University of Cambridge > > British Antarctic Survey - Director's Choice > Back to the future? Climate clues from a past warm time interval

Back to the future? Climate clues from a past warm time interval

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If you have a question about this talk, please contact Norman Ratcliffe.

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During the last interglacial period (between 129 000 and 116 000 years ago), the climate of the Earth was warmer than today. In particular, deep ice cores suggest that it was 5°C warmer-than-today in Antarctica. But how warm was it in the rest of globe? How sensitive the Greenland and the Antarctic Ice Sheets were to this warming? And consequently what did the warming do to global sea levels? In the context of our warming planet, the answer to these questions is particularly important and this will be the focus of my talk.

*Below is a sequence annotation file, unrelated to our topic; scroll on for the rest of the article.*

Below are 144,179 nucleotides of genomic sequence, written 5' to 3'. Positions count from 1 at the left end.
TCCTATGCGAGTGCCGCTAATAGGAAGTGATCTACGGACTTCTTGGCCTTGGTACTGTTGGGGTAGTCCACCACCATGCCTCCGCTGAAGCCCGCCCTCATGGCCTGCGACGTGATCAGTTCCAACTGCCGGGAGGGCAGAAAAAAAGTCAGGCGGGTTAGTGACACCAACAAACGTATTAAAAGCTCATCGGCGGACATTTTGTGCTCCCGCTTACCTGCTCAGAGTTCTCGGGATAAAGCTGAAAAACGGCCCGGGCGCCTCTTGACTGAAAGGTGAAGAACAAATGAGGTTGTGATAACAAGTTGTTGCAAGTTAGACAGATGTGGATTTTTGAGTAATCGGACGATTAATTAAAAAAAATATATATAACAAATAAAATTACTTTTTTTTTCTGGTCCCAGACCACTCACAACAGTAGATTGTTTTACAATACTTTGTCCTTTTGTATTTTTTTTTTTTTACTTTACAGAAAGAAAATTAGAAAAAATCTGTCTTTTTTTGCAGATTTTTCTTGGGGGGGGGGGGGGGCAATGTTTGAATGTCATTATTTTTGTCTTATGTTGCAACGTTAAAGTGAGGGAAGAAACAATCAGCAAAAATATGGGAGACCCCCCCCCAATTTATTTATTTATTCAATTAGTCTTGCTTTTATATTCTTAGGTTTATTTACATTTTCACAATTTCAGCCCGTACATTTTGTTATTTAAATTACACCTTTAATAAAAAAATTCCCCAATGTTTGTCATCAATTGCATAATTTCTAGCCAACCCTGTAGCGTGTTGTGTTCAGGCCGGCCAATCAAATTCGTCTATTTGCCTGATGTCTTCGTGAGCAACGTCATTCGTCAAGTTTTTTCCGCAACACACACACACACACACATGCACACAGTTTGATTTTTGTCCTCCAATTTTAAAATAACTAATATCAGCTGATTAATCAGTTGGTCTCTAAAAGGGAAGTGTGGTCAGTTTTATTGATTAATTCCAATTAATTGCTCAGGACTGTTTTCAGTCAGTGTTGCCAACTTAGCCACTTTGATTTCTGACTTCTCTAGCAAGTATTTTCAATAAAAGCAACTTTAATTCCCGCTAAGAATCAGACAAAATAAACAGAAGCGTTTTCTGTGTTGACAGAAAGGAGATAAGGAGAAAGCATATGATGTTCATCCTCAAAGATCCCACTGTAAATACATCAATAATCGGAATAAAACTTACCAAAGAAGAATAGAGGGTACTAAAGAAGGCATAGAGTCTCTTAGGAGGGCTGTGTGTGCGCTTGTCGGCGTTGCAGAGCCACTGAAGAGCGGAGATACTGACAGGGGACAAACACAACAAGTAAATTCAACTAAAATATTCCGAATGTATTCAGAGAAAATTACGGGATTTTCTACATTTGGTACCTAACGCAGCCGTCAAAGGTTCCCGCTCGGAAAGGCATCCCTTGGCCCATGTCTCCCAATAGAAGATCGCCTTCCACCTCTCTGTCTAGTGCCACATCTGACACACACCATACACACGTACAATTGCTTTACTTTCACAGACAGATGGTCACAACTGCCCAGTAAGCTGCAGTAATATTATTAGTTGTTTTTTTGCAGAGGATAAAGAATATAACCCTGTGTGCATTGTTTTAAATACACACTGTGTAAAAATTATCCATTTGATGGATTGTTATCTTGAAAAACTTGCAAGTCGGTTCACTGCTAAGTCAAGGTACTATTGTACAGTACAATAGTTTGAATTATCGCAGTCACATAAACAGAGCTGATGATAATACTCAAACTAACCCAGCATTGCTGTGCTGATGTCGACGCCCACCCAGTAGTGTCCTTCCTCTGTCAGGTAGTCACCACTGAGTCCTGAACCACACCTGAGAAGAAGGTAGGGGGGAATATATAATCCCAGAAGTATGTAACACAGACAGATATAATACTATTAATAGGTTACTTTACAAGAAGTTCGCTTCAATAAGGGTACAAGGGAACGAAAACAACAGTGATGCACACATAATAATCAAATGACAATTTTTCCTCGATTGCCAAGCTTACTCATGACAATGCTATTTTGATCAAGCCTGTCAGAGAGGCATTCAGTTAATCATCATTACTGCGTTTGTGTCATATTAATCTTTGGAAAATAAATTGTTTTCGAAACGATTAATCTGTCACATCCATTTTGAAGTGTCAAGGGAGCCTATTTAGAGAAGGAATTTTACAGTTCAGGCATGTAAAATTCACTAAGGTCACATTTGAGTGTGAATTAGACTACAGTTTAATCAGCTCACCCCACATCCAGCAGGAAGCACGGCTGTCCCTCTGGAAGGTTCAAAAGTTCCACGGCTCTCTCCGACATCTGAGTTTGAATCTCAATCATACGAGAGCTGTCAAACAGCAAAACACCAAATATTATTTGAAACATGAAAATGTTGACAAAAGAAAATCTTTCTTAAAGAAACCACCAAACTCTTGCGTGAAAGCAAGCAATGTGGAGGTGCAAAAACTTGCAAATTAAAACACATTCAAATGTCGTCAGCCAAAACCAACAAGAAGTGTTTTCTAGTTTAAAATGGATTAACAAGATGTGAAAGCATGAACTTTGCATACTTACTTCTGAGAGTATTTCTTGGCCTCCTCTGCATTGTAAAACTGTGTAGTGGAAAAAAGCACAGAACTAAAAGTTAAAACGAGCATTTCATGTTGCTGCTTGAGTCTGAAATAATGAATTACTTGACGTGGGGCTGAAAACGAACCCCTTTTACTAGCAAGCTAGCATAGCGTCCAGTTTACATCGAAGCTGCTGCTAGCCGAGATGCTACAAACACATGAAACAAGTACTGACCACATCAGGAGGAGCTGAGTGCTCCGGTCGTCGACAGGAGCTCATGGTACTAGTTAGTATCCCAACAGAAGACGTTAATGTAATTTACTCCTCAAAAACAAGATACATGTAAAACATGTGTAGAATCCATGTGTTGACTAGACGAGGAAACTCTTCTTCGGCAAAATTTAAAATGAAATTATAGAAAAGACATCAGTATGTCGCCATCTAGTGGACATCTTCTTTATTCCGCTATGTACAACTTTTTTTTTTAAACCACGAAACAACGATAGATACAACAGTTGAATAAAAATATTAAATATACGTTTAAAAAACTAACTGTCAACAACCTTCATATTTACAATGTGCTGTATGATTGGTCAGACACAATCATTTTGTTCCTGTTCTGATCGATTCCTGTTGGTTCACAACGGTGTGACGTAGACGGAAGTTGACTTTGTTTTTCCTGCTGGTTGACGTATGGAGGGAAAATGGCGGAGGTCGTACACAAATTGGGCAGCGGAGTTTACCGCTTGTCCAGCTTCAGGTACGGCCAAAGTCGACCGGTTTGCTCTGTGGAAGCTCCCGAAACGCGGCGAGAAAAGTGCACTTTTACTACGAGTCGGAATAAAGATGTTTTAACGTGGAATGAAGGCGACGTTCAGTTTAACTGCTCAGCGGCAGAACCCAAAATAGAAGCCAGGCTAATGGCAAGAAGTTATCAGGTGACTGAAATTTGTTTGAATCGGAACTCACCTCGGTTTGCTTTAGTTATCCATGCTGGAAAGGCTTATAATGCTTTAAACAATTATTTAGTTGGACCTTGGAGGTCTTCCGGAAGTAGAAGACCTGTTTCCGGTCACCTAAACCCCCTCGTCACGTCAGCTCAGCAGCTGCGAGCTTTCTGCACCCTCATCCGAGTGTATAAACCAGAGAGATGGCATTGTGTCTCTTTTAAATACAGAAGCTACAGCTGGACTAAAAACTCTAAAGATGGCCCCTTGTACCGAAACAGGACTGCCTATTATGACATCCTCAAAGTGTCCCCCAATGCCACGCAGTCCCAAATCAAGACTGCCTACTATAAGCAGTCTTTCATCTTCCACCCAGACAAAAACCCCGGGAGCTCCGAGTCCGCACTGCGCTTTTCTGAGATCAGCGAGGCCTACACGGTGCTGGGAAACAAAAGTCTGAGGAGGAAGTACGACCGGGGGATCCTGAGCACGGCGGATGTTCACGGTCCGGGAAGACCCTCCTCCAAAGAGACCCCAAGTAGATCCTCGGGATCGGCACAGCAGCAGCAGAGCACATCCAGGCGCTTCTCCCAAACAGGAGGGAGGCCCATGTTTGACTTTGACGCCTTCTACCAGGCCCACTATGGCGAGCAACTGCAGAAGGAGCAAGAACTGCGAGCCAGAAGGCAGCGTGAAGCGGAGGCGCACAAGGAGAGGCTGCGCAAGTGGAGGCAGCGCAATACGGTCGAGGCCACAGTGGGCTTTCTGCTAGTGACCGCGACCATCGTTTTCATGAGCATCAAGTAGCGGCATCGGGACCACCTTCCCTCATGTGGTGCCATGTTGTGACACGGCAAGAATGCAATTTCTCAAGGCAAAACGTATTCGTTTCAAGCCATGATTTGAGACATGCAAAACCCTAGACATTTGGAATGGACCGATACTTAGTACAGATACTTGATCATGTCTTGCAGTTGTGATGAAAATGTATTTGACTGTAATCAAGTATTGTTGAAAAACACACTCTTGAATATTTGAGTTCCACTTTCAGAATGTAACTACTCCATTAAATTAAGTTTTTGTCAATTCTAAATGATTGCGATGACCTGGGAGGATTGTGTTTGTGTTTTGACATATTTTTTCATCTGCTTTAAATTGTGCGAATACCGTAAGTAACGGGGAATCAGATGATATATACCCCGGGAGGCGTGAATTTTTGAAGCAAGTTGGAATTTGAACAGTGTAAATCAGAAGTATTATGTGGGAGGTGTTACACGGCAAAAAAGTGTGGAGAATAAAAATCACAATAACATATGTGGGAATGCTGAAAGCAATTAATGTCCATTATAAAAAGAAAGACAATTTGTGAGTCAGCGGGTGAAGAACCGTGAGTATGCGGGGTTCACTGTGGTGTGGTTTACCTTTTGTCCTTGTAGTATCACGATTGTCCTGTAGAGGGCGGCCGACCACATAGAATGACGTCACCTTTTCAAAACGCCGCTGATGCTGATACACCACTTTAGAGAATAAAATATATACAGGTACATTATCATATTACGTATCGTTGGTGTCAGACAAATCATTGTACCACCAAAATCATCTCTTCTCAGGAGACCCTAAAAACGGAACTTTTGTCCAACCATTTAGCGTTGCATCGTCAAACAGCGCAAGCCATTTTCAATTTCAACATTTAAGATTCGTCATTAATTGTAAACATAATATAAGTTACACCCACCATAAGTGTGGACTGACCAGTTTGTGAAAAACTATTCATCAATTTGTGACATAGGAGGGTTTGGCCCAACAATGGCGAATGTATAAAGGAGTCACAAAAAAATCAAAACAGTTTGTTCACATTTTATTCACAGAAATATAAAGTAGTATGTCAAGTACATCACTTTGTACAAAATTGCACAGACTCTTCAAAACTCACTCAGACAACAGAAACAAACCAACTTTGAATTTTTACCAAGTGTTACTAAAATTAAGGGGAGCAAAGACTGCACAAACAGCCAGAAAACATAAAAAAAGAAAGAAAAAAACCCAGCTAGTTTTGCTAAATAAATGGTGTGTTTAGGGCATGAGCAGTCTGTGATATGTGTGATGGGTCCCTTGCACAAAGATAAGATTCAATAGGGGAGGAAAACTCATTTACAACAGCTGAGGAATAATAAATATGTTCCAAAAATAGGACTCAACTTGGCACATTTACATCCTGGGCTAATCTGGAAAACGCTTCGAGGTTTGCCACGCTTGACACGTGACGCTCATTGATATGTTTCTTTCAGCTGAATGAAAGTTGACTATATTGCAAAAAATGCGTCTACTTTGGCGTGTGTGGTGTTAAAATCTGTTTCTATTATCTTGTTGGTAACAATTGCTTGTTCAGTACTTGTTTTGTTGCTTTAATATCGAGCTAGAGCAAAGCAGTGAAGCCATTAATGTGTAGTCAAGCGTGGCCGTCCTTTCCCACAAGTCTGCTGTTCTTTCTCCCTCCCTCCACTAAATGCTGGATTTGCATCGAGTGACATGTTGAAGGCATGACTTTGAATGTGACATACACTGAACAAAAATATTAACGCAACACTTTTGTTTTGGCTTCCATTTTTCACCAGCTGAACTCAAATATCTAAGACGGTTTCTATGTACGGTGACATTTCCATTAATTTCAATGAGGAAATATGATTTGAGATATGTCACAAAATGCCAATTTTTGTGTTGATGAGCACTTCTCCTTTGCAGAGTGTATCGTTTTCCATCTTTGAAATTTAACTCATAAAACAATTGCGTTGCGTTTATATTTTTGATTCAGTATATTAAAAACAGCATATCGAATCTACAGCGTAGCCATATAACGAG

I will present recent insights on the Last Interglacial climate, sea level and the state of the Greenland and the Antarctic Ice sheets using records from climatic archives (corals, ice cores and marine sediment cores). I will also show how these reconstructions of the past provides valuable benchmarks against which to test and improve the numerical models that are also used for future climate predictions. Overall, my talk will illustrate how by studying such a past warm time interval, it is possible to gain insights into climate processes and feedbacks close to those expected by the end of the 21st century.

This talk is part of the British Antarctic Survey - Director's Choice series.

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